Self-Love and Cookies – A Journey

Self-Love and Cookies

I’m sitting here reflecting on the true meaning and application of self-love.

But I think about this a lot. In fact, I’ve dedicated my life and career to the exploration and implementation of self-love, coming from a foundation of not having any.

Truth be told, it’s rare for any one of us to have seen self-love and compassion modeled in our childhoods. In fact, in many cases we’ve received decades of messages that self-love is actually self-ISH.

Or, we were taught that our ability to be loved was based on other people loving us!

For me, I spent years chasing others’ approval. I felt amazing if you liked me, included me, or were impressed with me. I felt like shit if you rejected me.

Back and forth. Back and forth. Bouncing between acceptance and anxiety. For years.

self-love

I personally began the journey and study of self-love about 20 years ago.

It came from this place of never being OK. Always feeling not enough. Lonely. And with the most wicked inner critic in my head all the time. (Maybe you can relate).

I remember in my early 20s when I was a brand new business/IT consultant. There weren’t many women in the IT biz and I was soooo intimidated by the much older men I was competing against and working with. I was terrified they thought I was too young and had just gotten lucky, and terrified I was one step away from being dropped off the current project.

I was constantly terrified that my clients would get negative feedback and be ashamed of me that I would bake cookies and take them to my clients as just a “Hey, out of the blue I wanted to say how much I appreciate you” gesture. (That’s likely where my love for cookies came from. I mean, #CookiesAreLife, man!)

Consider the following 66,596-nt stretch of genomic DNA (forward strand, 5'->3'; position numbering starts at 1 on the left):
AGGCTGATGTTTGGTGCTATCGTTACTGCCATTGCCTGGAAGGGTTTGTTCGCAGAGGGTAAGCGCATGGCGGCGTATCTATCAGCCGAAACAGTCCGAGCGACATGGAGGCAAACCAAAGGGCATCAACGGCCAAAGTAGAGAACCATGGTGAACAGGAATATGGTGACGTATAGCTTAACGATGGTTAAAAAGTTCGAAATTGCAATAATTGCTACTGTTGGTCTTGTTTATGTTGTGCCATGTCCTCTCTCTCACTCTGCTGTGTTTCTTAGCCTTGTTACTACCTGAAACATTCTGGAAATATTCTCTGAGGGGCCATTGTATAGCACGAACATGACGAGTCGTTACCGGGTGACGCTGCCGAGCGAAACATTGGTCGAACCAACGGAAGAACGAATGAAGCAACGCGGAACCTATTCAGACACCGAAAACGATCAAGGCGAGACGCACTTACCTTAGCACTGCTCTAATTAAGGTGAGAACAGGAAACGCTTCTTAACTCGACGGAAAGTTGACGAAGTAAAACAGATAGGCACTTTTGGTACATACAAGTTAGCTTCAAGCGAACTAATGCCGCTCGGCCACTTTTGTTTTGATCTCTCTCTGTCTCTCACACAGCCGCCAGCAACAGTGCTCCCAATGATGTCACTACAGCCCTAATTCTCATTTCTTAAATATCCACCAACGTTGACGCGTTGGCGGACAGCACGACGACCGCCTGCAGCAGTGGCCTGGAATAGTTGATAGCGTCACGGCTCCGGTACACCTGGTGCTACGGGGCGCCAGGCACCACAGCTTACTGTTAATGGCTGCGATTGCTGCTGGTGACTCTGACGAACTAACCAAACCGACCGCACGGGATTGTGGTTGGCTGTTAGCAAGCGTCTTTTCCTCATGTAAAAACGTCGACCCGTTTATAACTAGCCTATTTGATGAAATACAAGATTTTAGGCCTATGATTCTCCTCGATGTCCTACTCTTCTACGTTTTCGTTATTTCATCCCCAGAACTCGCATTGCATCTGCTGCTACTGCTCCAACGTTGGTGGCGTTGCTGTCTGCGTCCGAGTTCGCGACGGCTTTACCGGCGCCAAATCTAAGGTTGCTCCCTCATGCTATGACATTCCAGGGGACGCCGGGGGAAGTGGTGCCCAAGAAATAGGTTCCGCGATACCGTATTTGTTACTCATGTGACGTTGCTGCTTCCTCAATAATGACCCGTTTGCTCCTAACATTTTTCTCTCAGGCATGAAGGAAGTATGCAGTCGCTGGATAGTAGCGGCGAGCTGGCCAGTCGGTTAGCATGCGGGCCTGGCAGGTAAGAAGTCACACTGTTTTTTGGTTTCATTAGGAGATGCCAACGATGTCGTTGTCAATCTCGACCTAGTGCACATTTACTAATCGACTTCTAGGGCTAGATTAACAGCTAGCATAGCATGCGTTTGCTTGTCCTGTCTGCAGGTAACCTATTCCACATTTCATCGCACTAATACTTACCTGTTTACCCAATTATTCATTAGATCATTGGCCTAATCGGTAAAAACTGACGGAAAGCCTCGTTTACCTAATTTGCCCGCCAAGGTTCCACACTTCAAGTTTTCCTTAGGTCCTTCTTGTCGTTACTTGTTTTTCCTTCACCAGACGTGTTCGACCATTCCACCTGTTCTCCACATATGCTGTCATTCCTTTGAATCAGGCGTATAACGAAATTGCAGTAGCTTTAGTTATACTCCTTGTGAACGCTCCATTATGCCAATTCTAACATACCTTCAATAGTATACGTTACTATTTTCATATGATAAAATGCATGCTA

God, it embarrasses me now to think about this.

But my self-worth, self-love, and self-advocacy was practically non-existent at that time.

Now, I have such unwavering compassion for the young adult I was back then, likely because I’ve worked so hard on having unwavering compassion for the 49-year-old imperfect woman I am now.

It’s been hard won. But my journey has shown me that I am deserving of love, and capable of giving it to myself. By doing so, I am able to give to my family, my clients, and the world from my overflow.

I still bake cookies for my clients – but as a gesture of “good job! well done!”. 😉

What has your experience been of self-love? How do you define it? And how to you apply it – or not — to your life?

I’d truly love to hear…

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One Response

  1. Such a nice article, Lisa. I truly agree; building self-love is a journey. And it’s quite important especially now, in the middle of a pandemic. I’ve wrestled not having enough of it in my younger years, but now, I feel like I’ve gotten better at putting myself first. For me, it’s about being kind to yourself, reserving time for rest, learning how to say no to others, and setting up boundaries. I don’t know where I first heard it but this saying always helps me be kinder to myself: “Treat yourself as your best friend. The moment you start having negative thoughts and doubts about yourself and your abilities, imagine your best friend. Would you say or think the same things about him/her?”

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